As we move into summer the consumption of glass packaged goods increases exponentially until just after New Year’s Day. At that point, local recyclers are faced with a reduced yields due to low grade Christmas wrapping paper contaminating the paper stream and tones of crushed glass contaminating every other stream of potential revenue. In reality what should be a time of high production and high profit turns into high production and potential losses. Most recyclers will still have a stock pile of glass from previous years with no place to go.
As I eluded to in the article presented in Inside Waste magazine in March of 2016, glass is almost infinitely recyclable back into glass but the simple market dynamics make that outcome near impossible to achieve. The cost of separation and processing glass in small quantities is high, distance to the glass production plant, cost of transport is high and there is, at this stage, competitively priced virgin material available.
Standalone operators such as PAR Recycling on the central coast of NSW have worked extremely hard in their own right to find alternative markets and have invested in a modular glass washing plant to ensure they can deliver a product that is reasonable to process and suitable for applications in pipe bedding, backfill, road base, paver construction. Asphalt and other low cost applications. However there seems to be no will on the part of the relative authorities to encourage the use of this material.
Glass is a global resource issue and it can so readily be made available as sand replacement in so many applications. There must be a place for government to assist in disrupting the current market model by offering rebates, incentives or pathways for organizations to use a percentage of recyclable resource in low risk applications.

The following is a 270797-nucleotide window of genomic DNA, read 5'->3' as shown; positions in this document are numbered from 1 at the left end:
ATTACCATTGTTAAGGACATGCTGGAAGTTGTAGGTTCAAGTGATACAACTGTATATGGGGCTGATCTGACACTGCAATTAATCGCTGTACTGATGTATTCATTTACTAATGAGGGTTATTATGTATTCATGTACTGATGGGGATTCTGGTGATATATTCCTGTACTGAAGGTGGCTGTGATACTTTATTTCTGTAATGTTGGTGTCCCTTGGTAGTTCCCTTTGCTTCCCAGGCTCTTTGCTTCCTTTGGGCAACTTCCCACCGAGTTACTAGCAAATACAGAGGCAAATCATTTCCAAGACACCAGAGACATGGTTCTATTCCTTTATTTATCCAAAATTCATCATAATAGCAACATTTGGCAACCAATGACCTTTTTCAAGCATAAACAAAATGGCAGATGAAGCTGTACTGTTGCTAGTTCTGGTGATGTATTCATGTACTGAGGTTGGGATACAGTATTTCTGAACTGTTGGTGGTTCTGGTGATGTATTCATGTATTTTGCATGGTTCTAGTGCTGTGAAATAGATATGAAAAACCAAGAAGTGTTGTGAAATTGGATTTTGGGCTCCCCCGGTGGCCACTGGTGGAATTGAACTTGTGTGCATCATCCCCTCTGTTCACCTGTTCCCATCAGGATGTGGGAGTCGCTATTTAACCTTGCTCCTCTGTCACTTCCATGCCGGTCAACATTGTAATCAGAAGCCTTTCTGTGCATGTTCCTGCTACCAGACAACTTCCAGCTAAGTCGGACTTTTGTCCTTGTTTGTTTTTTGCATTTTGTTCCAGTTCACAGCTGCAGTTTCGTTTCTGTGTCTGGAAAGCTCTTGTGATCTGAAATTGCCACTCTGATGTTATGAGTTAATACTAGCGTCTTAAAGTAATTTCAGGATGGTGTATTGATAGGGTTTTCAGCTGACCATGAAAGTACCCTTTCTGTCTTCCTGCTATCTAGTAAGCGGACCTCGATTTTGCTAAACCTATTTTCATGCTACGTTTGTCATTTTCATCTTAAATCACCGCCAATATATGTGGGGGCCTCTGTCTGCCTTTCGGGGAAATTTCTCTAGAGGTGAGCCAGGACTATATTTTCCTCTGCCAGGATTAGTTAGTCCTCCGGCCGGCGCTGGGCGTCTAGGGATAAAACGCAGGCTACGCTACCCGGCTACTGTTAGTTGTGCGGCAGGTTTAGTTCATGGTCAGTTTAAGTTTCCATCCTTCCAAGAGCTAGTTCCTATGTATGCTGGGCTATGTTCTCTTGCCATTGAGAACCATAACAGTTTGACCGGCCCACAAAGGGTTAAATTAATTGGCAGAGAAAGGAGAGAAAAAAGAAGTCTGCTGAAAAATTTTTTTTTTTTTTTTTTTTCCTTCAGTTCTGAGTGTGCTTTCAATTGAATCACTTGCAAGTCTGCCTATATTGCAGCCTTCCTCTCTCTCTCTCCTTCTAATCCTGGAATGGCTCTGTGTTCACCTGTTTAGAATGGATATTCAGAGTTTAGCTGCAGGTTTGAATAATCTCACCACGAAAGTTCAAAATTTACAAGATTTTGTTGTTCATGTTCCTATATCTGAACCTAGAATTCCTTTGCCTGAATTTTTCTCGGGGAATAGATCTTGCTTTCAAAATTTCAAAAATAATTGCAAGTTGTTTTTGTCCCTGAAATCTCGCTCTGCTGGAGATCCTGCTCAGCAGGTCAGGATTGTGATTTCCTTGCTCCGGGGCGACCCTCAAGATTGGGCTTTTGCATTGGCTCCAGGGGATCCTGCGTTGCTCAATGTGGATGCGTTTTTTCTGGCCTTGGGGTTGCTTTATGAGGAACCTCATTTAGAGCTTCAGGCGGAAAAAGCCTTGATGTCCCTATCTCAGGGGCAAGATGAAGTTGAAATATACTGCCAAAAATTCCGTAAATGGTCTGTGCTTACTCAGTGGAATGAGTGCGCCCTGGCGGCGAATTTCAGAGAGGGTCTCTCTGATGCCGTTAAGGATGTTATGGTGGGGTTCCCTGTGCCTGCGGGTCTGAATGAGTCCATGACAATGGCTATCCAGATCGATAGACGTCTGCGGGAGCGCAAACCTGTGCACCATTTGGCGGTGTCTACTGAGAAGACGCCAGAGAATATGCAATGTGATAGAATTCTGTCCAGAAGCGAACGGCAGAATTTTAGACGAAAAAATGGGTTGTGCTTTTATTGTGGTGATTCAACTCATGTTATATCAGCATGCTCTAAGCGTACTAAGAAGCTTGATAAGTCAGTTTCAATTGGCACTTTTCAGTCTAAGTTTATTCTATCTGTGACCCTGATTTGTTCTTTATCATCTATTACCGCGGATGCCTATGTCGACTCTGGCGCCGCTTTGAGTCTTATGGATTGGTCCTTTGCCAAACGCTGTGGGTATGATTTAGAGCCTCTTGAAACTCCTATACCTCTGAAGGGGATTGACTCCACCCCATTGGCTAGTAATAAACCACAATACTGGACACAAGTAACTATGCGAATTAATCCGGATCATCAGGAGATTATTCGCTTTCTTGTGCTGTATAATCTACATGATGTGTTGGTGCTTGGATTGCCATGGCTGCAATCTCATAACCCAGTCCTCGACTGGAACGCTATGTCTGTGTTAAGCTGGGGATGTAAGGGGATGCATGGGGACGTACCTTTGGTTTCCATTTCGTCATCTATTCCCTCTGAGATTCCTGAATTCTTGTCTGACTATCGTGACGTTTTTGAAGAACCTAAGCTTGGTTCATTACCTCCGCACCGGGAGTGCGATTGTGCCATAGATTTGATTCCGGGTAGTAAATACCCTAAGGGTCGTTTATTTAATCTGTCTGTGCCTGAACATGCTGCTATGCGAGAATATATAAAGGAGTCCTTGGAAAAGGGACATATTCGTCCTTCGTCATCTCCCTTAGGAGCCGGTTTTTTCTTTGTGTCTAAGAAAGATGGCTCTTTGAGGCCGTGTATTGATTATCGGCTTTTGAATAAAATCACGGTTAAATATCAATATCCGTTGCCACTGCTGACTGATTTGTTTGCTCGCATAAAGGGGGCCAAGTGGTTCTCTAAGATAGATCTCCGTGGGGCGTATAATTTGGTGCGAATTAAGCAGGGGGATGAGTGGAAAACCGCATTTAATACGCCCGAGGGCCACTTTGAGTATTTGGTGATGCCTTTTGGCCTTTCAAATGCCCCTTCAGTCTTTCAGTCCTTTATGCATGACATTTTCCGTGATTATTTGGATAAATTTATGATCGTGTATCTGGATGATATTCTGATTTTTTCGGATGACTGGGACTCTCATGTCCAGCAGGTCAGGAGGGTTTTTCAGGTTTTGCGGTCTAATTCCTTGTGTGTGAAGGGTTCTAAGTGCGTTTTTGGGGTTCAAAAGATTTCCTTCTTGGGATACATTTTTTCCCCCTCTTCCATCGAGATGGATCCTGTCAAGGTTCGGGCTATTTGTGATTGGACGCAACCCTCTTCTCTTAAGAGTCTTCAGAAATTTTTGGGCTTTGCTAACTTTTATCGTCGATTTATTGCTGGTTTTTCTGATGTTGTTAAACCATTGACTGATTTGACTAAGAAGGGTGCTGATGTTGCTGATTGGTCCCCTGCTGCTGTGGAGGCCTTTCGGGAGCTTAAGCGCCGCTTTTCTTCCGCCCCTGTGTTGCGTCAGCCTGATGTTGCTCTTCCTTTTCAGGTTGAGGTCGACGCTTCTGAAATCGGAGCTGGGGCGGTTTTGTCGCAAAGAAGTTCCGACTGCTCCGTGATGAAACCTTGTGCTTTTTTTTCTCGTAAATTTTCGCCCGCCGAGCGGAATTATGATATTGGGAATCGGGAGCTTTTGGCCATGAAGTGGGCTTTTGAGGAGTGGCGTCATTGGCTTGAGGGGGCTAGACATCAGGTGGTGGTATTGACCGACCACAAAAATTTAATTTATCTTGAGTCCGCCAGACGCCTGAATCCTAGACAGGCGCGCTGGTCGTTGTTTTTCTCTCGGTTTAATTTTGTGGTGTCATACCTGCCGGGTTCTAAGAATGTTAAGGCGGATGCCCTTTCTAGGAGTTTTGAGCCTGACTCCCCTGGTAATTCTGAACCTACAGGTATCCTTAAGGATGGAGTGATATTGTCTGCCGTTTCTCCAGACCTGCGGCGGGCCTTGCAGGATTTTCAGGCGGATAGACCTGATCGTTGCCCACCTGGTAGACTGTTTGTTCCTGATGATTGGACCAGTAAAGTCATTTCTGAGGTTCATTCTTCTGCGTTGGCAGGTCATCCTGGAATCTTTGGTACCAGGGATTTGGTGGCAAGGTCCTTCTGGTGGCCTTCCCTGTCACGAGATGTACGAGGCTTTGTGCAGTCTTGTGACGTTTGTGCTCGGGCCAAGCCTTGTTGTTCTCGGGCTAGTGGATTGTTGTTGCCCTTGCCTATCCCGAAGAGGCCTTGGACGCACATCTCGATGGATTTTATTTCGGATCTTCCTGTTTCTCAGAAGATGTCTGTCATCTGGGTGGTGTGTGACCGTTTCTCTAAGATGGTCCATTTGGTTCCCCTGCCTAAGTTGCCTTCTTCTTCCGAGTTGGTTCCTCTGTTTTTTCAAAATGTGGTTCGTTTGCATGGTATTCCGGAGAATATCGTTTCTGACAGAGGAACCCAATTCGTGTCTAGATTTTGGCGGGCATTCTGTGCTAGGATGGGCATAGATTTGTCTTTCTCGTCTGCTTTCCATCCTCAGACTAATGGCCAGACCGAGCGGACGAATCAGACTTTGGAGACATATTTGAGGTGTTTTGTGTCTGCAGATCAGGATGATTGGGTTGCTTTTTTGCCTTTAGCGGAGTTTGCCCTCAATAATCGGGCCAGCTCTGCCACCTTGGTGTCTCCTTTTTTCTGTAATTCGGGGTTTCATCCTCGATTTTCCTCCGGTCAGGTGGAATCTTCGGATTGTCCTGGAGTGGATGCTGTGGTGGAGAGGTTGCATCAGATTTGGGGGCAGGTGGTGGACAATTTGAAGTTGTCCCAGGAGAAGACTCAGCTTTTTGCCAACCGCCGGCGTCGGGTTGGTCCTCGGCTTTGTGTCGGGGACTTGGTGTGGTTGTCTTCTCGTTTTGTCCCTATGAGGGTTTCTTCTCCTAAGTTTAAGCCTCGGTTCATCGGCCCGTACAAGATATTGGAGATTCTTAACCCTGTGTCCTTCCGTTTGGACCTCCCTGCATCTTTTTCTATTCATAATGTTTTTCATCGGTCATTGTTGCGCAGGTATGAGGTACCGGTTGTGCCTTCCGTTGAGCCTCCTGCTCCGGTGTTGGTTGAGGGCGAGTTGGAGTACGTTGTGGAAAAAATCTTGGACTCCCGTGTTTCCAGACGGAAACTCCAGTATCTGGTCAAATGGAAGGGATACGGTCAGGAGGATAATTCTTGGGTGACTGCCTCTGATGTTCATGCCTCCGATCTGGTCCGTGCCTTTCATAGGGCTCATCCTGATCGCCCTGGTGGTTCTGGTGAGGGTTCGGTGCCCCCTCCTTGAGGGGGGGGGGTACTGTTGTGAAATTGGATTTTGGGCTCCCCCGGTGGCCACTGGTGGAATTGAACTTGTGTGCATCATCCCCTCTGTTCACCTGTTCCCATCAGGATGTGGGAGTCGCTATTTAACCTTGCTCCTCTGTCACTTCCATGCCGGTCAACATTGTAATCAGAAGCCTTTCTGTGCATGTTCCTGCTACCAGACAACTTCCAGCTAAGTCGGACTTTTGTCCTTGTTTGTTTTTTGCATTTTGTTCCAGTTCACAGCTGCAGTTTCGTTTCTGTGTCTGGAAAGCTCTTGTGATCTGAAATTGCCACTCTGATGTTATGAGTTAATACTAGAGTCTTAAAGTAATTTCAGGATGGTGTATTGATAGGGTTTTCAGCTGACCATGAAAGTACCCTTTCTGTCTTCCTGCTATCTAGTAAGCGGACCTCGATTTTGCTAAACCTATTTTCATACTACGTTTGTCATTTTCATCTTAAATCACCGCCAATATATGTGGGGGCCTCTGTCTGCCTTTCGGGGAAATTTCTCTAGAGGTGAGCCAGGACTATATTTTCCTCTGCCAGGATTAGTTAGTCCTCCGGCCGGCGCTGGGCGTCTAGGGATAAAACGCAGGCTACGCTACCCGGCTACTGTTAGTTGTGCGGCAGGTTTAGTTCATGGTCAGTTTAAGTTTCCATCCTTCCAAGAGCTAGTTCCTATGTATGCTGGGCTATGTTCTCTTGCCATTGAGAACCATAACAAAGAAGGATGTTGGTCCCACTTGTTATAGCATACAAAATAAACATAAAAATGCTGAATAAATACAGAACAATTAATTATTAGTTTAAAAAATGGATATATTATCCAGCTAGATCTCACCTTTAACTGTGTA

Technology is available to help process glass in relatively low volumes at reasonable costs with a focus on pathogen kill and removal of syrups, sugars and other residual substances. Two systems most commonly produced by our McLanahan Corporation to remove pathogens and liquid contaminants from crushed glass are the modular relocatable glass wash plant and the rotary glass dryer. Wash plant designs combine washing , sizing and dewatering techniques to clean up glass and make it ready for transport within 2 -3 hours of washing. Of course water should be treated so that it can be re used in the process.
Thermal dryers are also very effective at getting the glass quickly to temperature suitable for pathogen kill and for syrups to be burned off. These systems are slightly more complex but offer the benefit of being able to use multiple fuels such as biogas, syngas, biomass, woodchip, diesel etc.
I would like to refer to recent observations made in the Newcastle Herald by Dr. Alice Howe of Hunter Council. Dr. Howe highlighted the leadership opportunity for local councils to prioritize glass as a sand replacement in works projects across multiple jurisdictions. Collaboration is also required by the collection and processing organizations in order to allow scalability so that the costs of crushing, cleaning and processing waste glass are minimise on a per ton basis.
The Hunter region is home to many innovative tech businesses such as ours and by collaborating together there is real opportunity to develop globally relevant solutions for this problem. However at the risk of laboring a point, finding sustainable markets are the key to success.